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Boston’s parking solution is not more parking

South Boston doesn’t have a parking problem — at least not in the way that neighborhood officials think it does. Southie politicians are blaming waves of new residential buildings for area gridlock, but neighborhood street wars over coveted parking spaces don’t have anything to do with new buildings on Broadway or D Street. If anything, new development in South Boston, and across the city, is too generous toward cars. If parking is a problem, the answer is to build apartments that have no parking at all.

Boston’s obsession with parking is legendary. A developer’s ability to score a development permit is often directly tied to his willingness to buy into Boston’s parking orthodoxy, which views the creation of new on-street parkers as a cardinal sin. But this fever over parking doesn’t have anything to do with the way people actually live. Zoning around Boston routinely requires developers to build more parking than residents actually use. Ducking a fight over development and parking now means over-building parking.

Last week was a big one for hyperventilating over parking, even by Boston’s own standards. West Roxbury residents beat back a developer who was looking to build 62 apartments and 52 parking spots across the street from a commuter rail stop; one attendee suggested turning the entire property into a parking lot. Savin Hill neighbors fretted over a scarcity of parking at a 13-unit condo development that’s slated to rise across the street from a Red Line station — a location that shouldn’t need any parking at all. And a pair of South Boston politicians accused City Hall of flooding the neighborhood with new cars. They demanded that neighborhood developers build at least one off-street parking spot for every new housing unit.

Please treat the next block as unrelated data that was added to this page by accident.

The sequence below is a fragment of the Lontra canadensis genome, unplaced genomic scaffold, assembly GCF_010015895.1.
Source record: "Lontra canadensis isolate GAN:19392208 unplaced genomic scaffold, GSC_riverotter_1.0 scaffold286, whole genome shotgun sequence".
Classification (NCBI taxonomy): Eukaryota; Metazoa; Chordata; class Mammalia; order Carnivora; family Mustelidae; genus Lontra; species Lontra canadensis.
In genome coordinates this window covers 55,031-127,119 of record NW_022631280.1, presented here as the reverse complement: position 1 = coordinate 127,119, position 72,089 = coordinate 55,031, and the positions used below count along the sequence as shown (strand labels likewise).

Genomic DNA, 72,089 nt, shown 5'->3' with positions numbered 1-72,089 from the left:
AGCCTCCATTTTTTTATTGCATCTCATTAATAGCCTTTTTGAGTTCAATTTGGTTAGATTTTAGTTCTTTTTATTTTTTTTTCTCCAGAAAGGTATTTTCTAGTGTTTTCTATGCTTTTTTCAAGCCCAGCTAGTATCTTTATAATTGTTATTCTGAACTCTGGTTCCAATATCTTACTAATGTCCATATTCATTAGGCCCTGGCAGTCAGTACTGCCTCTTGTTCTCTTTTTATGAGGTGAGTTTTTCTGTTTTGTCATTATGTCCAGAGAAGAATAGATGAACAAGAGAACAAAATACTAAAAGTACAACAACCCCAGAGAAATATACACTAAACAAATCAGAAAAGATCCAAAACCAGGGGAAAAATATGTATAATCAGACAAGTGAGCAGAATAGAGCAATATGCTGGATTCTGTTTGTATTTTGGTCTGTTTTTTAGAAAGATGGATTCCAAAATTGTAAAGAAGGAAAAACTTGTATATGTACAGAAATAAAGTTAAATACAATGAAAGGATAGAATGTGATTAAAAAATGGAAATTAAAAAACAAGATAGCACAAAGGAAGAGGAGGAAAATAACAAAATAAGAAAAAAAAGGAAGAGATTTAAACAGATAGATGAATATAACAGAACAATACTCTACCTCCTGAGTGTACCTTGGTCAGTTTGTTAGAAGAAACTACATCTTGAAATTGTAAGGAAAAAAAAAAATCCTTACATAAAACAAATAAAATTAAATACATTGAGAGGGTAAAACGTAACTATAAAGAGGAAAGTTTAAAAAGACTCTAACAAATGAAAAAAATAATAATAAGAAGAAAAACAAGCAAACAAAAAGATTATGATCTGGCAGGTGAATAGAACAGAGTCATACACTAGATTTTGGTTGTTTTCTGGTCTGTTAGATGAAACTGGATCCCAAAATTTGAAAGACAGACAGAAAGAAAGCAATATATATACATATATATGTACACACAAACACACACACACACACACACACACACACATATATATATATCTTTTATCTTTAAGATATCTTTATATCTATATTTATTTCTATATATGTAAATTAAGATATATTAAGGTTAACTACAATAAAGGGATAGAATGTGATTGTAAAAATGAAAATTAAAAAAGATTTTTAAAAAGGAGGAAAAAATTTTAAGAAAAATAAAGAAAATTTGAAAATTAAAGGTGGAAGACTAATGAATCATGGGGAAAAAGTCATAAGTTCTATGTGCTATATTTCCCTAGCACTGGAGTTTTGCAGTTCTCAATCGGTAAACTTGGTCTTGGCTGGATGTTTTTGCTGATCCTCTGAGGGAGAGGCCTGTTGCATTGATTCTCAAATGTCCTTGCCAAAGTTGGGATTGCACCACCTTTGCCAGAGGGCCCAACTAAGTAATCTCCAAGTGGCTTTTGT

Other cities have moved far beyond these types of squabbles because the use of cars is ebbing. The annual tally of miles driven by Americans peaked years ago. Younger Americans are buying far fewer cars, and they’re waiting longer to get their licenses. New York City responded to these shifts by adding hundreds of miles of bike lanes, and by shutting down streets to create new pedestrian plazas. New York’s moves are mild compared with those in Hamburg. The German city recently set a goal of going car-free within 20 years.


Boston isn’t talking about banning all cars, or even replacing some intersections with parks. It’s enough of a fight to argue that developers should build new parking at the same rate residents drive at. We aren’t even close to that mark.


According to the Metropolitan Area Planning Council, parking regulations for new development exceed car ownership rates in most Boston neighborhoods. There are 50,000 fewer cars registered in Boston today than there were in 2008, but the politics hasn’t caught up. Even in South Boston, where neighborhood politicians are pushing a one-home, one-space requirement, one in four households doesn’t own a car; in the western half of the neighborhood, where the new development is concentrated, that figure is one in three.

The story is the same across the region: Nearly two-thirds of area cities and towns require more parking than the average resident needs. The phenomenon is worse in close-in municipalities, which enjoy robust MBTA access but act like they’re in Connecticut.

Northeastern University professor Stephanie Pollack has studied gentrification around transit stops across the country, and she’s found that one of the biggest mistakes municipalities make is requiring too much parking. Pollack’s data show that, given the choice, residents will self-select: Heavy drivers choose to live in homes that provide parking, and residents who don’t own cars will choose transit-oriented, low-parking homes. This is especially true for renters. So the answer to an urban parking crunch isn’t adding supply. It’s recognizing that parking demand isn’t monolithic. Urban parking is a choice, and if Boston really does have too many cars already, the answer isn’t to build room for more.


Paul McMorrow is an associate editor at Commonwealth Magazine. His column appears regularly in the Globe.